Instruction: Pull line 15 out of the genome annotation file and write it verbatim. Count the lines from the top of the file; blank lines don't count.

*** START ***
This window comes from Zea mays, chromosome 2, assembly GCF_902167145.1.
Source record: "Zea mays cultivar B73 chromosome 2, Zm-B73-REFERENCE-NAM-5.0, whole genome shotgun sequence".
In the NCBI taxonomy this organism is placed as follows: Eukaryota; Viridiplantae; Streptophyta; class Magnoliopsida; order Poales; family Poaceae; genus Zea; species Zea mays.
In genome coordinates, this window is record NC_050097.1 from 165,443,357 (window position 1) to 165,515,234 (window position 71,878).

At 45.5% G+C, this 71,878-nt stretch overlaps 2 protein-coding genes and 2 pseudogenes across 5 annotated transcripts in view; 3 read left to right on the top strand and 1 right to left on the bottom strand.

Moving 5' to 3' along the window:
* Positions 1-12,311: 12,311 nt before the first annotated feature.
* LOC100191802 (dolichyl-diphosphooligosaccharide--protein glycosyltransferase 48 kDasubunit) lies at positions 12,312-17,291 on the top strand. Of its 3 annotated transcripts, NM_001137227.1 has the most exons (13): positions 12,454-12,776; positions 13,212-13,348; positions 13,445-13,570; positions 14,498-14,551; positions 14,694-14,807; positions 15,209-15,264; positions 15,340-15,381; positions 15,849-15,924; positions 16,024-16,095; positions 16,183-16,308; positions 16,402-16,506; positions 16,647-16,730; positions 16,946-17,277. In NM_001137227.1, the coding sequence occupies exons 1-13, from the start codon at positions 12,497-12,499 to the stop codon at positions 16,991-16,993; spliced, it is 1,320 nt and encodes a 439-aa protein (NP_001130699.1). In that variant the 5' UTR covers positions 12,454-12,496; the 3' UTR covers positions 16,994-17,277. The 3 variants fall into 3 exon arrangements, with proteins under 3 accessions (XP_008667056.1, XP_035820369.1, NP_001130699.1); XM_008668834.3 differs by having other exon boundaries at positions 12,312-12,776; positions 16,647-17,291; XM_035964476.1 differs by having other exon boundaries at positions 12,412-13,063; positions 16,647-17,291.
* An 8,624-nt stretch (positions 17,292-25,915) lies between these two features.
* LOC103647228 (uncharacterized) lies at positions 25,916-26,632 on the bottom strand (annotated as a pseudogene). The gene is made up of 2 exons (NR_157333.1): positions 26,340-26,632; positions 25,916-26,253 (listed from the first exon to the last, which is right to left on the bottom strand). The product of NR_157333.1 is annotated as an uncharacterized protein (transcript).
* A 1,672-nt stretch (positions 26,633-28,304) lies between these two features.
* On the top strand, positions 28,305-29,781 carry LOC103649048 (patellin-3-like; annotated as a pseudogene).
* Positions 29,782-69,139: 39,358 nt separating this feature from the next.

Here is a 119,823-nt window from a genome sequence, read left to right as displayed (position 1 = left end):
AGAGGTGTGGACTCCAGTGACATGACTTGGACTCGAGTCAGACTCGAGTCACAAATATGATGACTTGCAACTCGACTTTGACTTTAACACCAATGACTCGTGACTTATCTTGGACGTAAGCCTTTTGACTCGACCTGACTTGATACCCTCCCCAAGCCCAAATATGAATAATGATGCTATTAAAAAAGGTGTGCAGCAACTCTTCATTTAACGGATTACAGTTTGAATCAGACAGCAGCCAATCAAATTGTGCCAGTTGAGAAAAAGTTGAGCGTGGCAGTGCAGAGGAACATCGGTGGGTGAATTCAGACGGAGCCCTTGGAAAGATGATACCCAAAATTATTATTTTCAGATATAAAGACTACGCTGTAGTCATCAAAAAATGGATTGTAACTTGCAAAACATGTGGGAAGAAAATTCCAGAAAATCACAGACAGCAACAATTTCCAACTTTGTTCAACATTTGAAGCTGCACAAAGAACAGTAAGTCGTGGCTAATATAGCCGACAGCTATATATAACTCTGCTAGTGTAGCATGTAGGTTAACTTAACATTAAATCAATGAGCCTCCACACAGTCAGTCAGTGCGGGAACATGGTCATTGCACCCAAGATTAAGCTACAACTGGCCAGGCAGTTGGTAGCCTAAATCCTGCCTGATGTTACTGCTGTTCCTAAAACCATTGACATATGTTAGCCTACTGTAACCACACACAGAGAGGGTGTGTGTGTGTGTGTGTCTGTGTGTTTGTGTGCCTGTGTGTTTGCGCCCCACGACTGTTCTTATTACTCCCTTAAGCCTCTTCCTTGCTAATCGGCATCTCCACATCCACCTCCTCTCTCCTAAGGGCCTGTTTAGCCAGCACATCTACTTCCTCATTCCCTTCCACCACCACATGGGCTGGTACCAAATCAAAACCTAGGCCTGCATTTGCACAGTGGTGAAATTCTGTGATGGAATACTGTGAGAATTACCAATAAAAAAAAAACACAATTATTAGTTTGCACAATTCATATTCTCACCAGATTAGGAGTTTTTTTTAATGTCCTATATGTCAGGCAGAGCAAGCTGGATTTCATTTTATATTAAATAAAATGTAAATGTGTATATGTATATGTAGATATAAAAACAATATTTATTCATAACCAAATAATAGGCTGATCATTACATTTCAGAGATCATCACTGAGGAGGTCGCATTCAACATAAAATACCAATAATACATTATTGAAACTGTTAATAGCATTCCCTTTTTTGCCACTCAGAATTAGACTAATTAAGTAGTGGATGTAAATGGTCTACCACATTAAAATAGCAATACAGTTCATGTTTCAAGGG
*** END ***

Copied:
AGAGGTGTGGACTCCAGTGACATGACTTGGACTCGAGTCAGACTCGAGTCACAAATATGATGACTTGCAACTCGACTTTGACTTTAACACCAATGACTCGTGACTTATCTTGGACGTAAGCCTTTTGACTCGACCTGACTTGATACCCTCCCCAAGCCCAAATATGAATAATGATGCTATTAAAAAAGGTGTGCAGCAACTCTTCATTTAACGGATTACAGTTTGAATCAGACAGCAGCCAATCAAATTGTGCCAGTTGAGAAAAAGTTGAGCGTGGCAGTGCAGAGGAACATCGGTGGGTGAATTCAGACGGAGCCCTTGGAAAGATGATACCCAAAATTATTATTTTCAGATATAAAGACTACGCTGTAGTCATCAAAAAATGGATTGTAACTTGCAAAACATGTGGGAAGAAAATTCCAGAAAATCACAGACAGCAACAATTTCCAACTTTGTTCAACATTTGAAGCTGCACAAAGAACAGTAAGTCGTGGCTAATATAGCCGACAGCTATATATAACTCTGCTAGTGTAGCATGTAGGTTAACTTAACATTAAATCAATGAGCCTCCACACAGTCAGTCAGTGCGGGAACATGGTCATTGCACCCAAGATTAAGCTACAACTGGCCAGGCAGTTGGTAGCCTAAATCCTGCCTGATGTTACTGCTGTTCCTAAAACCATTGACATATGTTAGCCTACTGTAACCACACACAGAGAGGGTGTGTGTGTGTGTGTGTCTGTGTGTTTGTGTGCCTGTGTGTTTGCGCCCCACGACTGTTCTTATTACTCCCTTAAGCCTCTTCCTTGCTAATCGGCATCTCCACATCCACCTCCTCTCTCCTAAGGGCCTGTTTAGCCAGCACATCTACTTCCTCATTCCCTTCCACCACCACATGGGCTGGTACCAAATCAAAACCTAGGCCTGCATTTGCACAGTGGTGAAATTCTGTGATGGAATACTGTGAGAATTACCAATAAAAAAAAAACACAATTATTAGTTTGCACAATTCATATTCTCACCAGATTAGGAGTTTTTTTTAATGTCCTATATGTCAGGCAGAGCAAGCTGGATTTCATTTTATATTAAATAAAATGTAAATGTGTATATGTATATGTAGATATAAAAACAATATTTATTCATAACCAAATAATAGGCTGATCATTACATTTCAGAGATCATCACTGAGGAGGTCGCATTCAACATAAAATACCAATAATACATTATTGAAACTGTTAATAGCATTCCCTTTTTTGCCACTCAGAATTAGACTAATTAAGTAGTGGATGTAAATGGTCTACCACATTAAAATAGCAATACAGTTCATGTTTCAAGGG